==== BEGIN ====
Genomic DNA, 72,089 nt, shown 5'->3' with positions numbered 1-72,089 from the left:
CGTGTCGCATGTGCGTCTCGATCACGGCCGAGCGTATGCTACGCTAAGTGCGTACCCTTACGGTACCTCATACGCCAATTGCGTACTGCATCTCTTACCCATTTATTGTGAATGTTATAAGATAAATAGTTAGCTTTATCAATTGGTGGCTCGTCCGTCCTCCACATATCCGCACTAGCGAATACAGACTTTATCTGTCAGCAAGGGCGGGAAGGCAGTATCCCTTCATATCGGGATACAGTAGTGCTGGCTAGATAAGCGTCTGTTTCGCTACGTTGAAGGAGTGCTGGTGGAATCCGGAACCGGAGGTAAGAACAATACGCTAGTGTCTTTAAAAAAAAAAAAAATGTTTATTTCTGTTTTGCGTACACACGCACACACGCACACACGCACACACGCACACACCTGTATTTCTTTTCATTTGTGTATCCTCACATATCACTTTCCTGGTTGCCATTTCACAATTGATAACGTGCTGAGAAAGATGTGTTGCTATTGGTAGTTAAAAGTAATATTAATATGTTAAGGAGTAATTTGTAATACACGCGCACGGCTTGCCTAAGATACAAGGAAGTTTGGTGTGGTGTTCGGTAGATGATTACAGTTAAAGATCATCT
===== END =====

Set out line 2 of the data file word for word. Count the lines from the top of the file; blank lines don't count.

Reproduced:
CGTGTCGCATGTGCGTCTCGATCACGGCCGAGCGTATGCTACGCTAAGTGCGTACCCTTACGGTACCTCATACGCCAATTGCGTACTGCATCTCTTACCCATTTATTGTGAATGTTATAAGATAAATAGTTAGCTTTATCAATTGGTGGCTCGTCCGTCCTCCACATATCCGCACTAGCGAATACAGACTTTATCTGTCAGCAAGGGCGGGAAGGCAGTATCCCTTCATATCGGGATACAGTAGTGCTGGCTAGATAAGCGTCTGTTTCGCTACGTTGAAGGAGTGCTGGTGGAATCCGGAACCGGAGGTAAGAACAATACGCTAGTGTCTTTAAAAAAAAAAAAAATGTTTATTTCTGTTTTGCGTACACACGCACACACGCACACACGCACACACGCACACACCTGTATTTCTTTTCATTTGTGTATCCTCACATATCACTTTCCTGGTTGCCATTTCACAATTGATAACGTGCTGAGAAAGATGTGTTGCTATTGGTAGTTAAAAGTAATATTAATATGTTAAGGAGTAATTTGTAATACACGCGCACGGCTTGCCTAAGATACAAGGAAGTTTGGTGTGGTGTTCGGTAGATGATTACAGTTAAAGATCATCT